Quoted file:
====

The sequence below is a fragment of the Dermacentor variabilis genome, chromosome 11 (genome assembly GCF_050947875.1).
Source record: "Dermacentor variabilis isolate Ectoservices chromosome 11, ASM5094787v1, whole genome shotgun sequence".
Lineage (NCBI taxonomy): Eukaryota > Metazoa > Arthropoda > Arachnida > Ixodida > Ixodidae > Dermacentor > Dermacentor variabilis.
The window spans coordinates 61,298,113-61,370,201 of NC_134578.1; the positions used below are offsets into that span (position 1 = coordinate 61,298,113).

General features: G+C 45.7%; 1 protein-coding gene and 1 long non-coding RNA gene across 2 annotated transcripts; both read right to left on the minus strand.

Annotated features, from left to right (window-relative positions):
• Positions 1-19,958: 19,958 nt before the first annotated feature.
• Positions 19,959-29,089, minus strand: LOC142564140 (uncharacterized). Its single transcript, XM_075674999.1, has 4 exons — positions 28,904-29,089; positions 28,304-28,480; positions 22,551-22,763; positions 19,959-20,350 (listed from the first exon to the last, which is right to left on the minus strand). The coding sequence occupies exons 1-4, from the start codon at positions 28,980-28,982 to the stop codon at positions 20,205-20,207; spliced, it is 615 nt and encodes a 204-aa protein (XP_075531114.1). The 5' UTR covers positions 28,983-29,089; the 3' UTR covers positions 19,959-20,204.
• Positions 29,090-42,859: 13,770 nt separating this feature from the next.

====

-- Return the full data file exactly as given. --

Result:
The sequence below is a fragment of the Dermacentor variabilis genome, chromosome 11 (genome assembly GCF_050947875.1).
Source record: "Dermacentor variabilis isolate Ectoservices chromosome 11, ASM5094787v1, whole genome shotgun sequence".
Lineage (NCBI taxonomy): Eukaryota > Metazoa > Arthropoda > Arachnida > Ixodida > Ixodidae > Dermacentor > Dermacentor variabilis.
The window spans coordinates 61,298,113-61,370,201 of NC_134578.1; the positions used below are offsets into that span (position 1 = coordinate 61,298,113).

General features: G+C 45.7%; 1 protein-coding gene and 1 long non-coding RNA gene across 2 annotated transcripts; both read right to left on the minus strand.

Annotated features, from left to right (window-relative positions):
• Positions 1-19,958: 19,958 nt before the first annotated feature.
• Positions 19,959-29,089, minus strand: LOC142564140 (uncharacterized). Its single transcript, XM_075674999.1, has 4 exons — positions 28,904-29,089; positions 28,304-28,480; positions 22,551-22,763; positions 19,959-20,350 (listed from the first exon to the last, which is right to left on the minus strand). The coding sequence occupies exons 1-4, from the start codon at positions 28,980-28,982 to the stop codon at positions 20,205-20,207; spliced, it is 615 nt and encodes a 204-aa protein (XP_075531114.1). The 5' UTR covers positions 28,983-29,089; the 3' UTR covers positions 19,959-20,204.
• Positions 29,090-42,859: 13,770 nt separating this feature from the next.